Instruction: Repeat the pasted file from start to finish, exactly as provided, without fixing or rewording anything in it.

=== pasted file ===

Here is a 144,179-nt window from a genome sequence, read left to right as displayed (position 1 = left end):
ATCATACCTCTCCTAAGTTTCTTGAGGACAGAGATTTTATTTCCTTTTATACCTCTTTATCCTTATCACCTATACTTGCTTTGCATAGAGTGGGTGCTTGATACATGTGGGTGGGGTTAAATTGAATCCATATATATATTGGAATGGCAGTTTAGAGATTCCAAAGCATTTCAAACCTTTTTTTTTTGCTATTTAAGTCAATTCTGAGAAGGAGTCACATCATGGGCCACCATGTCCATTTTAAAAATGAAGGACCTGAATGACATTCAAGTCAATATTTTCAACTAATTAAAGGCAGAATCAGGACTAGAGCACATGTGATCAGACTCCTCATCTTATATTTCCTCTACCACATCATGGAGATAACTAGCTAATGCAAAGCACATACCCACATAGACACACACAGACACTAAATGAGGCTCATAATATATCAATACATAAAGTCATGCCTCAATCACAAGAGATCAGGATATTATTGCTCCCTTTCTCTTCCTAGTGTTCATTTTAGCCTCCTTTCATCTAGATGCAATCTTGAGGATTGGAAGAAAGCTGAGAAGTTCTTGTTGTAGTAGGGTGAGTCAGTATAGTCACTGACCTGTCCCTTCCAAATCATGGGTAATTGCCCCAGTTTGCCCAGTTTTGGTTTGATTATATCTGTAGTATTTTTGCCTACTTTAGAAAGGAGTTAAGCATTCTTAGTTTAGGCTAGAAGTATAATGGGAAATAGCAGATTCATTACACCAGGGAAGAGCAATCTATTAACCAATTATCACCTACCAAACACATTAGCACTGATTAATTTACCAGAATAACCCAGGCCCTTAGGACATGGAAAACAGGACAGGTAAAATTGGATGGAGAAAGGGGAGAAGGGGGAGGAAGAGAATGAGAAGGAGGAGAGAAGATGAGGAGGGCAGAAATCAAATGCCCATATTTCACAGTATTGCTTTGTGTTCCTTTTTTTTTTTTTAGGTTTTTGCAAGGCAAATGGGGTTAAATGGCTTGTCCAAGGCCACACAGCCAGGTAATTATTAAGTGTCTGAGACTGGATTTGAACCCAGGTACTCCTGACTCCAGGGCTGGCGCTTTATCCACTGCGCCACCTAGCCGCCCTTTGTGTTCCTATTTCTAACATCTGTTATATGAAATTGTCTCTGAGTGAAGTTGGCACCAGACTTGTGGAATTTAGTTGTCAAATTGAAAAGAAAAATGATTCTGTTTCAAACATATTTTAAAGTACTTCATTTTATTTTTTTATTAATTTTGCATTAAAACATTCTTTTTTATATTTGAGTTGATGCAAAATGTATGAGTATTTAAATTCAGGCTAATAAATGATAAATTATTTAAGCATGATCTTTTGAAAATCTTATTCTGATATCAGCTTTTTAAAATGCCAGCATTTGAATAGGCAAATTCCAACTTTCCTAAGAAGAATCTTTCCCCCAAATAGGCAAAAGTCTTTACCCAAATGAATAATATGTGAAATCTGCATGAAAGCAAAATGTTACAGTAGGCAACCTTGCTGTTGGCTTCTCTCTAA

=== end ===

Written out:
Here is a 144,179-nt window from a genome sequence, read left to right as displayed (position 1 = left end):
ATCATACCTCTCCTAAGTTTCTTGAGGACAGAGATTTTATTTCCTTTTATACCTCTTTATCCTTATCACCTATACTTGCTTTGCATAGAGTGGGTGCTTGATACATGTGGGTGGGGTTAAATTGAATCCATATATATATTGGAATGGCAGTTTAGAGATTCCAAAGCATTTCAAACCTTTTTTTTTTGCTATTTAAGTCAATTCTGAGAAGGAGTCACATCATGGGCCACCATGTCCATTTTAAAAATGAAGGACCTGAATGACATTCAAGTCAATATTTTCAACTAATTAAAGGCAGAATCAGGACTAGAGCACATGTGATCAGACTCCTCATCTTATATTTCCTCTACCACATCATGGAGATAACTAGCTAATGCAAAGCACATACCCACATAGACACACACAGACACTAAATGAGGCTCATAATATATCAATACATAAAGTCATGCCTCAATCACAAGAGATCAGGATATTATTGCTCCCTTTCTCTTCCTAGTGTTCATTTTAGCCTCCTTTCATCTAGATGCAATCTTGAGGATTGGAAGAAAGCTGAGAAGTTCTTGTTGTAGTAGGGTGAGTCAGTATAGTCACTGACCTGTCCCTTCCAAATCATGGGTAATTGCCCCAGTTTGCCCAGTTTTGGTTTGATTATATCTGTAGTATTTTTGCCTACTTTAGAAAGGAGTTAAGCATTCTTAGTTTAGGCTAGAAGTATAATGGGAAATAGCAGATTCATTACACCAGGGAAGAGCAATCTATTAACCAATTATCACCTACCAAACACATTAGCACTGATTAATTTACCAGAATAACCCAGGCCCTTAGGACATGGAAAACAGGACAGGTAAAATTGGATGGAGAAAGGGGAGAAGGGGGAGGAAGAGAATGAGAAGGAGGAGAGAAGATGAGGAGGGCAGAAATCAAATGCCCATATTTCACAGTATTGCTTTGTGTTCCTTTTTTTTTTTTTAGGTTTTTGCAAGGCAAATGGGGTTAAATGGCTTGTCCAAGGCCACACAGCCAGGTAATTATTAAGTGTCTGAGACTGGATTTGAACCCAGGTACTCCTGACTCCAGGGCTGGCGCTTTATCCACTGCGCCACCTAGCCGCCCTTTGTGTTCCTATTTCTAACATCTGTTATATGAAATTGTCTCTGAGTGAAGTTGGCACCAGACTTGTGGAATTTAGTTGTCAAATTGAAAAGAAAAATGATTCTGTTTCAAACATATTTTAAAGTACTTCATTTTATTTTTTTATTAATTTTGCATTAAAACATTCTTTTTTATATTTGAGTTGATGCAAAATGTATGAGTATTTAAATTCAGGCTAATAAATGATAAATTATTTAAGCATGATCTTTTGAAAATCTTATTCTGATATCAGCTTTTTAAAATGCCAGCATTTGAATAGGCAAATTCCAACTTTCCTAAGAAGAATCTTTCCCCCAAATAGGCAAAAGTCTTTACCCAAATGAATAATATGTGAAATCTGCATGAAAGCAAAATGTTACAGTAGGCAACCTTGCTGTTGGCTTCTCTCTAA